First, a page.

Pattern Matching in Ruby

I recently realised that despite many new additions to the Ruby language and ecosystem, I've never really had an opportunity to take advantage of many of them. Of course, some new language features are more useful than others, particularly when it comes to maintaining code as a team, but what is also interesting is that they also support less conventional, or immediately-apparent, use-cases.

The first part of this series of posts is all about Pattern Matching.

Pattern matching

Ruby's pattern matching support, introduced experimentally in 2.7, is a lot more powerful than you may expect. All you need is to replace when with in and your case statements become capable of matching against anything.

require 'base64'

class ParsedJson; end;

def handle_response(response)
  case response
  in { code: (300..399) }
    redirect_to response.headers[:location]
  in { status: :unauthorized | :forbidden => status }
  in { code: 200, body: ParsedJson => payload }
  in { code: 200, body: String => text, content_type: 'application/base64' }

handle_response({ code: 200, body: 'aGVsbG8gd29ybGQ=', content_type: 'application/base64' })
#=> 'hello world'

handle_response({ code: 301 })
# => redirect

handle_response({ status: :forbidden, code: 403 })
# NotAllowedError (forbidden)

Custom destructuring

You can deeply match any object in Ruby so long as you define a method to represent it as a hash, or a method to represent it as an array. Or both.

class PlayingCard
  attr_reader :value, :colour, :suit

  def initialize(value:, colour:, suit:)
    @value = value
    @colour = colour
    @suit = suit

  def deconstruct
    [value, colour, suit]

  def deconstruct_keys(*)
      value: value,
      colour: colour,
      suit: suit

This PlayingCard class is now capable of pattern matching.

def face_card?(playing_card)
  case playing_card
  in { value: 'K' | 'Q' | 'J' } then true

face_card?( '3', colour: :red, suit: :spades))

#=> false


That's fairly basic, what about pattern matching poker? Matching one card is easy, but suppose you want to match a hand.

class PokerHand
  attr_reader :cards

  def initialize(cards: [])
    @cards = cards

  def deconstruct

Now that a hand of cards is represented, it should be possible to use pattern matching to find a winning play, say… a Royal Flush. For this to work, variable pinning is required, because a Royal Flush requires the colour and suit to be the same for each card.

This particular solution depends on the hand being ordered, but that's fine, a lot of computational problems become simpler if you sort them first. For the sake of example, assume that has already happened.

def royal_flush?(hand)
  case hand
  in [['1', c, s], ['10', ^c, ^s], ['J', ^c, ^s], ['Q', ^c, ^s], ['K', ^c, ^s]]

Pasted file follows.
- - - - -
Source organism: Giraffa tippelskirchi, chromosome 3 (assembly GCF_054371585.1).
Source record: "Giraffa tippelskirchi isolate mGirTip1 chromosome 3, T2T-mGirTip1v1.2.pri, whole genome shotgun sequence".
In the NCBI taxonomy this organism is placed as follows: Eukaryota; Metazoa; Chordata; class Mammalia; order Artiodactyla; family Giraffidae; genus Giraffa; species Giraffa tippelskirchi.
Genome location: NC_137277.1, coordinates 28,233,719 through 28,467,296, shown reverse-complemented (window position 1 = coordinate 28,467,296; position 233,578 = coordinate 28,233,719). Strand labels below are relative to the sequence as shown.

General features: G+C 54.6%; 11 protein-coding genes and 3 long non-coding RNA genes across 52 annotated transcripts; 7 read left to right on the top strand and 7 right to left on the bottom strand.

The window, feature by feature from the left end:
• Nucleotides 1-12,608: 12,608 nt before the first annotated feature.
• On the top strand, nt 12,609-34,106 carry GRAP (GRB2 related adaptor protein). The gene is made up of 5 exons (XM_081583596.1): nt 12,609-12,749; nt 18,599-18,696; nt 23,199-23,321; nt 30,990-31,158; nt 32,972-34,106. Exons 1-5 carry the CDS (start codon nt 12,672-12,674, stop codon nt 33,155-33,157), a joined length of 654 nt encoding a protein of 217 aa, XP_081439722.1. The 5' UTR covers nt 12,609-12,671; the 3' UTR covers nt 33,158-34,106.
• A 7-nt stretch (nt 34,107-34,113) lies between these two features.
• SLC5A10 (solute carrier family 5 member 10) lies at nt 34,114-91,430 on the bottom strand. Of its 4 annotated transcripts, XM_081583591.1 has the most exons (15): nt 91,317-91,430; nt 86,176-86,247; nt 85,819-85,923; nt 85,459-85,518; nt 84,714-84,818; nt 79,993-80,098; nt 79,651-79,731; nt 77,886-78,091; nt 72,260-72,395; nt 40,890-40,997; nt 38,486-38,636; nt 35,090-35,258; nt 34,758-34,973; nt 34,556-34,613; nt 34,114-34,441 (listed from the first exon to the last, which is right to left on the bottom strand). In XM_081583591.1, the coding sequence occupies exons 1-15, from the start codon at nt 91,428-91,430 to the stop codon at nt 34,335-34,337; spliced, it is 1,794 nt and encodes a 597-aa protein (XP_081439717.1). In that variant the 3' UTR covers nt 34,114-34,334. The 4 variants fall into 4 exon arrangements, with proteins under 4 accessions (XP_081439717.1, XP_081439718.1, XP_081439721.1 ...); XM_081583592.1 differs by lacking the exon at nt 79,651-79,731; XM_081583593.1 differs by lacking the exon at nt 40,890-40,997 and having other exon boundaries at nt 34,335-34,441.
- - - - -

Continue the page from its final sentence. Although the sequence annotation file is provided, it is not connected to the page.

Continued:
# alternatively, if golfing in Ruby 3:

# def royal_flush?(hand) = !!(hand in [['1', c, s], ['10', ^c, ^s], ['J', ^c, ^s], ['Q', ^c, ^s], ['K', ^c, ^s]] rescue false)

my_hand = [ '1', colour: :black, suit: :hearts), '10', colour: :black, suit: :hearts), 'J', colour: :black, suit: :hearts), 'Q', colour: :black, suit: :hearts), 'K', colour: :black, suit: :hearts),

# => true

The clever bit here is that the first part of the match ([1, c, s]) is used to constrain the rest of the pattern. So if c is :red, then ^c also has to be :red in order to match.

Pattern guards

You'll see this a lot if you're familiar with Elixir or other languages that do pattern matching well. Essentially, you can add conditional logic to your patterns so that a match is only possible if a separate condition is met.

Building on the poker example, maybe it's valid to play the Joker, but only if the dealer has allowed it?

def joker_allowed?

def valid_call?(card)
  case card
  in [:Joker, *] if joker_allowed?
    puts 'joker allowed'

valid_call?( :Joker, colour: nil, suit: nil))

# => joker allowed
# => true

Destructuring assignment without case

One of the odd side-effects of this pattern matching functionality is that you get a new kind of assingment. In fact, in Ruby 3 this gets a syntax of its own with the rightward assignment operator, but you can still use something similar in 2.7.

In fact, this method also allows you to use pattern matching while destructuring. It's not so easy on the eyes, however, as the variable bindings are actually inside the pattern, and not the expression on the left-hand side.

You also have to be absolutely sure you're matching the right thing.

card = '7', suit: :diamonds, colour: :red)

card in { value: ('1'..'10') => v, suit: :diamonds => s}

# v => '7'

# s: :diamonds

  card in { value: String, suit: Symbol }
rescue NoMatchingPatternError
  puts 'son, I am disappoint'


If you recall earlier examples, I defined destructure_keys(*), which meant that I was explicitly ignoring the arguments normally passed to the method. This is useful in simple cases, but when dealing with complex objects you might want to be a bit more thoughtful about how you return a value. For example, converting the entire structure of the object into a hash might not be appropriate.

# When used in pattern matching, this class will only destructure into the provided keys

class PokerHand
  def deconstruct_keys(keys) { |card| card.slice(keys) }

Well, this doesn't cover the entirety of Ruby's pattern matching fun, but it should at least show you the various things you're now able to do with the feature. If in doubt, RTFM1; Ruby's documentation is absolutely fantastic.

Specifying 'rubydoc' in your Google searches should reveal Ruby's official documentation and not the SEO spam that is ApiDock.

Check in soon to see another deep-dive into Ruby Sorcery.